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good blanks VS Bad blanks
14 replies to this topic
Posted 11 June 2008 - 01:12 PM
After reading threw al lot of threads I was wondering what blanks are good blanks....... what blanks do you know works once painted and hardware is added. Please let me know where I can get them...... just getting back into lure making/painting..... bought a new iwata revolution last night...... nice very very nice...... now I just got to remember how to thin my paint...... LOL....
Posted 11 June 2008 - 11:07 PM
If you are using createx paints there is no need to thin them. Spray directly from the bottle at about 45 PSI.
Posted 11 June 2008 - 11:54 PM
There is no such thing as a good or bad blank, as long as the blank is symmetrical, it's a good'en. If your lure does not swim like you expected it to, there are a number of variables that can be adjusted to achieve what you want. These are: ballast position, ballast weight, ballast distribution, lip angle, lip shape, lip size, lip position, tow eye location, I've probably missed a few.
I am not saying that all these variables have to be altered to get it to swim, but you should expect to have to mess with one or two to get what you want. You need to learn what effect each adjustment makes and remember it, better still, write it down. only adjust one feature at a time, otherwise you will not know which adjustment worked. This is called prototyping. Any time you create a new type of lure, you should set aside half a dozen bodies purely for testing the above variables, to find the combination that works for that body.
The innitial prototyping can be done bare, but you must make your final adjustments on a prototype dressed with a few coats of paint, the exact number of top coats you intend to use and ALL the hardware attached. All these items will change the action or how the lure swims.
Posted 12 June 2008 - 12:45 AM
The easiest blanks to start out on are flat sided hardwood blanks, IMO. Easier to cut the lip slot straight, easy to mount hardware into, takes sanding and finish well. The performance still depends on you - especially the lip you choose to use, how it's mounted, and whether you mount it and the rest of the hardware straight.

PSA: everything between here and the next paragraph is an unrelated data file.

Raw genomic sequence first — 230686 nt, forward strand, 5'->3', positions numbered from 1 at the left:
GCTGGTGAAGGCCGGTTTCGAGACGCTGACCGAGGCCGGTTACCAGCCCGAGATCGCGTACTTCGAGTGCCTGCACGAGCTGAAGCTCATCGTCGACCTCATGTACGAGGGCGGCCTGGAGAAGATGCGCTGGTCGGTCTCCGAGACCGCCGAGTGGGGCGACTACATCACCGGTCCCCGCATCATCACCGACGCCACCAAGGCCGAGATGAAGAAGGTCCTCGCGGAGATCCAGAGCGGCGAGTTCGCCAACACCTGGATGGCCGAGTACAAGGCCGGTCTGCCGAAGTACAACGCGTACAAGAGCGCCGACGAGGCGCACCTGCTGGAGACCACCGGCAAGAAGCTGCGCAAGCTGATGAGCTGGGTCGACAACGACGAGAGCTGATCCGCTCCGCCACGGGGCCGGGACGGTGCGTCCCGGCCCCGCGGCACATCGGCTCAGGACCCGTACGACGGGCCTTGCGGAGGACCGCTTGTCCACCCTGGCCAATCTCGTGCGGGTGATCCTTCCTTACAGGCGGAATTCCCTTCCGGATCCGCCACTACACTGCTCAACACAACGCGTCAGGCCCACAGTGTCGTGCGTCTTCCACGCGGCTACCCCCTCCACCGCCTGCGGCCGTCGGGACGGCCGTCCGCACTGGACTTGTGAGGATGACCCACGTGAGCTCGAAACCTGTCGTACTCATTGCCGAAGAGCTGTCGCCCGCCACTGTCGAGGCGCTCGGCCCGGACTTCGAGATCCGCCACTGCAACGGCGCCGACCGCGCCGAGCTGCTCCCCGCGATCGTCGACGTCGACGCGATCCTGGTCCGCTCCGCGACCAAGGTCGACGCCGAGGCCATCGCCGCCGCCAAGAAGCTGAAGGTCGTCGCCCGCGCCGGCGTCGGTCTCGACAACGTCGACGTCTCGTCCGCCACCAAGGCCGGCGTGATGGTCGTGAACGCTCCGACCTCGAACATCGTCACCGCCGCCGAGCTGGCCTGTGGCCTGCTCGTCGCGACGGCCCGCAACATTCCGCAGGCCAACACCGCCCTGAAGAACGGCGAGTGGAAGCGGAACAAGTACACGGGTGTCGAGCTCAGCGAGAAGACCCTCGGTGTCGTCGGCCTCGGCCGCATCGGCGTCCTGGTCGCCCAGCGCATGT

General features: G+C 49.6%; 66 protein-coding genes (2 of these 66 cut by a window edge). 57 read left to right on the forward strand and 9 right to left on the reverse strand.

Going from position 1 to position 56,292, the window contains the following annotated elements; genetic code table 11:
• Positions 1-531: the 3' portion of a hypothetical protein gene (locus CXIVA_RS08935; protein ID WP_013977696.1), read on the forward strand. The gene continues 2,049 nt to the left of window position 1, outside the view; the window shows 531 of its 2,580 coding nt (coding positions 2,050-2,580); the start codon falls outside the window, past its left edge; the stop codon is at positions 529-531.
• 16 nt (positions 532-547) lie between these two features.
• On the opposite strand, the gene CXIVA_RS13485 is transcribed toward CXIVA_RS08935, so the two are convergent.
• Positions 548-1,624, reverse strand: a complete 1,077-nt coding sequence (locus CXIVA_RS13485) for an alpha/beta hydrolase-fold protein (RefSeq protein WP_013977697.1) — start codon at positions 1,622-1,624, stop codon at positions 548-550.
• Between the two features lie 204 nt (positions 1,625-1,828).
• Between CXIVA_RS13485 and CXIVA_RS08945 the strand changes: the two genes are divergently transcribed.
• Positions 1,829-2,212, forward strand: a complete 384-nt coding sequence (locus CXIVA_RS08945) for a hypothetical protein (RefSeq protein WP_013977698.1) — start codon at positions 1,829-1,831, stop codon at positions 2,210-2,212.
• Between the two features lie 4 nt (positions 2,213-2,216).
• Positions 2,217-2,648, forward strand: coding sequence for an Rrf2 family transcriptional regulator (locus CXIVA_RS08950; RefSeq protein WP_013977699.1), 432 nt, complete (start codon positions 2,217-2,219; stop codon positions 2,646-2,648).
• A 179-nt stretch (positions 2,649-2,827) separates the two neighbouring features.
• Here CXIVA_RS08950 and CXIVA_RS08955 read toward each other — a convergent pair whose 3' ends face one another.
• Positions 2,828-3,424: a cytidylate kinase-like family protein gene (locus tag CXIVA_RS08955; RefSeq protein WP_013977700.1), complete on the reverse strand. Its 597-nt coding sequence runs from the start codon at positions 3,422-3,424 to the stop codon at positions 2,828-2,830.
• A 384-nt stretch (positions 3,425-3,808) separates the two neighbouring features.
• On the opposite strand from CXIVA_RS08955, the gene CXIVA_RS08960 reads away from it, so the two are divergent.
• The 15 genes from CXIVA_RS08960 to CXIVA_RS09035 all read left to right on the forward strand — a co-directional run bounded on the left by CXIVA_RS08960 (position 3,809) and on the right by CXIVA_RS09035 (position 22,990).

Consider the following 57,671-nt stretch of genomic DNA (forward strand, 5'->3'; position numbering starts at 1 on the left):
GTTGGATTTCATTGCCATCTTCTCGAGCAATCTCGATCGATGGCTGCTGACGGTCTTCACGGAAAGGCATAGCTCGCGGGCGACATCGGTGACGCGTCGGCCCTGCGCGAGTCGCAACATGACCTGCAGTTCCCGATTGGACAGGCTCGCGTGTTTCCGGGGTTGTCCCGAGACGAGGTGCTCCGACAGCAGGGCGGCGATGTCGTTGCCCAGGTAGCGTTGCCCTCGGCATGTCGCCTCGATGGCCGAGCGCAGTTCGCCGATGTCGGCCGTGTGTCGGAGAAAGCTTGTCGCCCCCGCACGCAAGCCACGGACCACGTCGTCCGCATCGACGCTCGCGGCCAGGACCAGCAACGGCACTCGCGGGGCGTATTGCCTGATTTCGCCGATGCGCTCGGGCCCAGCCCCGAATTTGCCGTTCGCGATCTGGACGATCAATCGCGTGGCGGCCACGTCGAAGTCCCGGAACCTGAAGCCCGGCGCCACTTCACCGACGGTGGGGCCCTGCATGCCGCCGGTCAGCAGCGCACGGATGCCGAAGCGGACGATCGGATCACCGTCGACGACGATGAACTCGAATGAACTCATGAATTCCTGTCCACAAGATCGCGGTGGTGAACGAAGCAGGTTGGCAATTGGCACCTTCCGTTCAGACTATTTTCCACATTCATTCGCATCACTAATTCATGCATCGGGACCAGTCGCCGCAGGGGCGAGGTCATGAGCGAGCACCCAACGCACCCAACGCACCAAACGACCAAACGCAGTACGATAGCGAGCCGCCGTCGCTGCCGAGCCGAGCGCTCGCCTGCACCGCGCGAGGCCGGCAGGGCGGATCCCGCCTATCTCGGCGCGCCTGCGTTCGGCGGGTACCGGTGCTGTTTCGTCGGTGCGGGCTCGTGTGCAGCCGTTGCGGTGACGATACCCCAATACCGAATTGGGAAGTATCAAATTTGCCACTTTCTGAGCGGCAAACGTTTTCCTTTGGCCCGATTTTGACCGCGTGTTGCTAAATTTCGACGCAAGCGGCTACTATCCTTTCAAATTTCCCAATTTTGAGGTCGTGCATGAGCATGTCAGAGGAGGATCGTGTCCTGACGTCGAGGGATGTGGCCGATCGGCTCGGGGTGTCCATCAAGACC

Posted 12 June 2008 - 05:47 AM
Dave - I'm a bit slow, I just noticed your new avatar, you have been playing with the CAD again, nice work.
Rip - welcome to TU and read all of the above, twice, they know their stuff. pete
Posted 12 June 2008 - 05:54 AM
everything above rings true. as for bad blanks. over the years i could heat a house with a woodburner.
Posted 12 June 2008 - 07:31 AM
Are you looking for plastic lure bodies that work good after they are painted or are you wanting to finish wooden lure blanks (add a lip, shape, weight, seal, paint, topcoat, add split rings and hooks)?
Posted 12 June 2008 - 10:12 AM
I wanted to start with some plastic blanks so I can practice my painting. I hate striping lures. I really would like some good crank bait bodies or wake bait bobies. just to practice and give to a few freinds.
Posted 12 June 2008 - 02:53 PM
Just wanted to comment on the thinning of paints. I have to disagree with Jed on what he said about Createx not needing to be thinned. The transparent colors are probably ok but the opaques or semi opaques will atomize much better when reduced. I use Auto Air 4011 series reducer which also reduces the Createx paints very nicely. It will allow you to lower your pressure down and let you get better details and finer lines without spidering or blow under your stencils.
Posted 12 June 2008 - 08:50 PM
THIN PAINT 20 PSI
KINDA THIN PAINT 25 PSI
KINDA STARTIN TO GET THICK PAINT 45 PSI
OH MY GOSH I LEFT THE LID OFF LAST NIGHT PAINT 65 PSI
OH CRAP BATMAN THIS STUFF IS THICK PAINT!! 95 PSI
Paintin with Tater.. Glad I helped out!
Posted 12 June 2008 - 08:59 PM
Go to Walmart or Dick's Sporting Goods and look through the $2 bin to find name brand crankbaits in unpopular colors. A light sanding to remove the gloss on the clearcoat and you're ready to paint a crankbait that your friends will have more confidence in than some of the "no name" blanks. I'm not putting down unpainted plastic blanks from Stamina, Janns Netcraft, etc. Some of them are undoubtedly good crankbaits. But you won't know which until you buy them, finish them and fish them. I started out with some pug ugly $2 Poes crankbaits from Walmart and am still fishing (and catching) with some of them. I know some TU members use and like the generic brand unpainted plastic crankbaits. Beauty is as beauty does. If they catch fish, that's the acid test. But if I can find a popular crankbait being sold for a price similar to the "no names", it just makes more sense to use them.
Posted 12 June 2008 - 09:44 PM
Bob is dead on right about the lures and what you might want to paint. I have bought some of the knockoff baits and some work and some don't. Buy a group of 10 or 25 of the same bait and the quality control is all over the place. Baits with shifting ballast are a guessing game. Some will shift the correct way and some times the weight will stick and the bait can't be fished. Sammy style baits are misaligned and others need to be sanded for 15 min. to get the seams smooth. If you end up paying $1.25 per bait and half or more are crap then you just have a bunch of practice plugs to paint on and a few good knockoffs that cost about 3+ bucks each.
Posted 13 June 2008 - 02:30 PM
A great example until they came out with 'tour' models was Manns baits. I have thrown them for years, but the prices went back up, even on the non-tour models. I could get them on sale now and then and you can make them look like you want, even with rattle cans and nail polish, which is what I did for years.
Posted 13 June 2008 - 02:33 PM
You Da Man, Bob P!